Imogen Heap teams up with University’s Audio Technology Department to host private performance
The Grammy award winner held a workshop and live show as a part of her new project ‘The Creative Passport’
Two-time Grammy award winning musician Imogen Heap worked with American University’s Audio Technology Department, or A-TEC, to host a music workshop and private performance at the University on May 2.
Heap hosts talks and forums throughout her world tour to connect with music makers and get feedback on her “Creative Passport” project, a database with verified musician profiles online, similar to IMDb and LinkedIn. AU was one of the first stops on her list.
“Many students would be excited if a famous celebrity from any profession were to simply give a speech at their university, but being able to interact with a well-known musician on such a personal level was quite an experience,” said Timothy Madden, an A-TEC student.
Students were involved in all parts of the session, from setting up the live room to mixing in the control room, Madden said. The intimacy of the event provided students the opportunity to apply classroom lessons to real life, and do so at a high-level.
“Being able to set up this event for such a professional was highly rewarding, especially when her own tech people came in and complimented the set-up,” said Emily Jacobson, another A-TEC student at the event.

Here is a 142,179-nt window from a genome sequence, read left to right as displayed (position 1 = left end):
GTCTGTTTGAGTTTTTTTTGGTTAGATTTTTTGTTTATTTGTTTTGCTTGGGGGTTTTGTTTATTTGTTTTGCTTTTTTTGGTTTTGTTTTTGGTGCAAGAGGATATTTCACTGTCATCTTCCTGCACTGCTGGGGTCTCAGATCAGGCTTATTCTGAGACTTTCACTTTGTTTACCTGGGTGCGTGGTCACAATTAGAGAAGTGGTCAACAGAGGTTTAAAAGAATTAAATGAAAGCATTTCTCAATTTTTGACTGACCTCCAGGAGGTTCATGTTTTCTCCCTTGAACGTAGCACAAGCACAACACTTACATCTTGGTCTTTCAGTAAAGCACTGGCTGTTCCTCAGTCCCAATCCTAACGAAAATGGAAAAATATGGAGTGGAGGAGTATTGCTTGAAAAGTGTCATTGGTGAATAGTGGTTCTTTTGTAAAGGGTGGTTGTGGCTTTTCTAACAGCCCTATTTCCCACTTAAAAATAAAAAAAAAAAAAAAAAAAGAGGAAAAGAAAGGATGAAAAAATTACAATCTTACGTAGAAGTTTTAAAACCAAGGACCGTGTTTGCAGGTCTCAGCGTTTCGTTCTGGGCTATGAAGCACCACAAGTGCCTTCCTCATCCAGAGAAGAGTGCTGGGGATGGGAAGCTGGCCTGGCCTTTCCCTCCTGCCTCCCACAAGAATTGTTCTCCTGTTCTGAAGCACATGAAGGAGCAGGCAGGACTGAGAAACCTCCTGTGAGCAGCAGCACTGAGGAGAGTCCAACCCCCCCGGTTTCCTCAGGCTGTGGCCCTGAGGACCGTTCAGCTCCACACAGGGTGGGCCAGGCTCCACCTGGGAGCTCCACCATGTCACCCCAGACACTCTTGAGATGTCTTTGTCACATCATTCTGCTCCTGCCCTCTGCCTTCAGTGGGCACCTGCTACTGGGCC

While the afternoon workshop focused more on The Creative Passport, the evening performance was more personal. About 40 musicians listened to Heap as she played a piano in Kreeger’s live sound room. She played audience-requested songs like “Earth” and “Speeding Cars,” and shared details about the process of making each song.
Andrew Taylor, chair of AU’s Department of Performing Arts, said that it was fantastic to have Heap visit the campus.
“Her work combines so many of the issues we care about,” Taylor said. “She’s a thriving composer and performer, she’s a Grammy-winning audio producer, she’s an entrepreneur and she’s an innovator in how business works in the arts.”
Taylor expressed appreciation that Heap committed time during her world tour to hold forums like this one at AU.
“We’re grateful she recognized American University as a place that cares about artists, the arts and the business of art.” he said.
Other students agreed, saying that Heap’s performance speaks highly of what A-TEC has to offer.
“I think it says a lot about the prestige of AU's Audio Technology program,” said A-TEC student Calkidan Fisseha. “The fact that such a well-renowned artist came to record in the studio just shows how strong our A-TEC program is.”